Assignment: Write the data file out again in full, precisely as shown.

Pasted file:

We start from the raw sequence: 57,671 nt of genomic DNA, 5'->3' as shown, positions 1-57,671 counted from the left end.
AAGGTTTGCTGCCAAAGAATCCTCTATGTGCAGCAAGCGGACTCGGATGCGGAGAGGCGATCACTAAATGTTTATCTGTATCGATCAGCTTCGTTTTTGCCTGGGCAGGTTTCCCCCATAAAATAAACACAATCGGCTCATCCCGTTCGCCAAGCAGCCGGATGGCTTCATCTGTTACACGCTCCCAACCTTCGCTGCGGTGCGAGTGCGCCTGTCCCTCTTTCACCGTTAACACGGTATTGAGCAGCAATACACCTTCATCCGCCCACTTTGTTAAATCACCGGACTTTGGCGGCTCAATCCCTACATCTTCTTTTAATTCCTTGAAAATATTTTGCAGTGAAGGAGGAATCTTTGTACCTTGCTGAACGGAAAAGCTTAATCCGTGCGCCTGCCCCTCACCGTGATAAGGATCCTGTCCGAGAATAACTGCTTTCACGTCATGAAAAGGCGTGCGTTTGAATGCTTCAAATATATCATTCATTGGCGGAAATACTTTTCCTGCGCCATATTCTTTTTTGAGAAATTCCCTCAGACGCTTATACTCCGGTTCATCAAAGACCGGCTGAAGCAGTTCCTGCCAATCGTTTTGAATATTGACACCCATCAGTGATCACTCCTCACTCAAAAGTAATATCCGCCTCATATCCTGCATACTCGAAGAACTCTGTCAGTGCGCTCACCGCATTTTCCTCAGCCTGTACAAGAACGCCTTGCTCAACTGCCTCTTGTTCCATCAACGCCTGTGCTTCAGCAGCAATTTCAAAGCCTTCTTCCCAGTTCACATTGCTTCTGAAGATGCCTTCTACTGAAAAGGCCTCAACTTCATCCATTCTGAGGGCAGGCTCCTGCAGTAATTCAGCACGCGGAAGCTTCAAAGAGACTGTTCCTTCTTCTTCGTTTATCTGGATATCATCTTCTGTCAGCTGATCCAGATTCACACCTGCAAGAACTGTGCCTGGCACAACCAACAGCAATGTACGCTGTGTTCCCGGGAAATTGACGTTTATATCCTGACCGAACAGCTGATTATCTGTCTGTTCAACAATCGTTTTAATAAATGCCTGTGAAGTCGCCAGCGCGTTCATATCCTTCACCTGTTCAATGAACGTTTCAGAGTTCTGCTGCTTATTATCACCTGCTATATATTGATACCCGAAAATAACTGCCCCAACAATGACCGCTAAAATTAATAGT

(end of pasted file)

We start from the raw sequence: 57,671 nt of genomic DNA, 5'->3' as shown, positions 1-57,671 counted from the left end.
AAGGTTTGCTGCCAAAGAATCCTCTATGTGCAGCAAGCGGACTCGGATGCGGAGAGGCGATCACTAAATGTTTATCTGTATCGATCAGCTTCGTTTTTGCCTGGGCAGGTTTCCCCCATAAAATAAACACAATCGGCTCATCCCGTTCGCCAAGCAGCCGGATGGCTTCATCTGTTACACGCTCCCAACCTTCGCTGCGGTGCGAGTGCGCCTGTCCCTCTTTCACCGTTAACACGGTATTGAGCAGCAATACACCTTCATCCGCCCACTTTGTTAAATCACCGGACTTTGGCGGCTCAATCCCTACATCTTCTTTTAATTCCTTGAAAATATTTTGCAGTGAAGGAGGAATCTTTGTACCTTGCTGAACGGAAAAGCTTAATCCGTGCGCCTGCCCCTCACCGTGATAAGGATCCTGTCCGAGAATAACTGCTTTCACGTCATGAAAAGGCGTGCGTTTGAATGCTTCAAATATATCATTCATTGGCGGAAATACTTTTCCTGCGCCATATTCTTTTTTGAGAAATTCCCTCAGACGCTTATACTCCGGTTCATCAAAGACCGGCTGAAGCAGTTCCTGCCAATCGTTTTGAATATTGACACCCATCAGTGATCACTCCTCACTCAAAAGTAATATCCGCCTCATATCCTGCATACTCGAAGAACTCTGTCAGTGCGCTCACCGCATTTTCCTCAGCCTGTACAAGAACGCCTTGCTCAACTGCCTCTTGTTCCATCAACGCCTGTGCTTCAGCAGCAATTTCAAAGCCTTCTTCCCAGTTCACATTGCTTCTGAAGATGCCTTCTACTGAAAAGGCCTCAACTTCATCCATTCTGAGGGCAGGCTCCTGCAGTAATTCAGCACGCGGAAGCTTCAAAGAGACTGTTCCTTCTTCTTCGTTTATCTGGATATCATCTTCTGTCAGCTGATCCAGATTCACACCTGCAAGAACTGTGCCTGGCACAACCAACAGCAATGTACGCTGTGTTCCCGGGAAATTGACGTTTATATCCTGACCGAACAGCTGATTATCTGTCTGTTCAACAATCGTTTTAATAAATGCCTGTGAAGTCGCCAGCGCGTTCATATCCTTCACCTGTTCAATGAACGTTTCAGAGTTCTGCTGCTTATTATCACCTGCTATATATTGATACCCGAAAATAACTGCCCCAACAATGACCGCTAAAATTAATAGT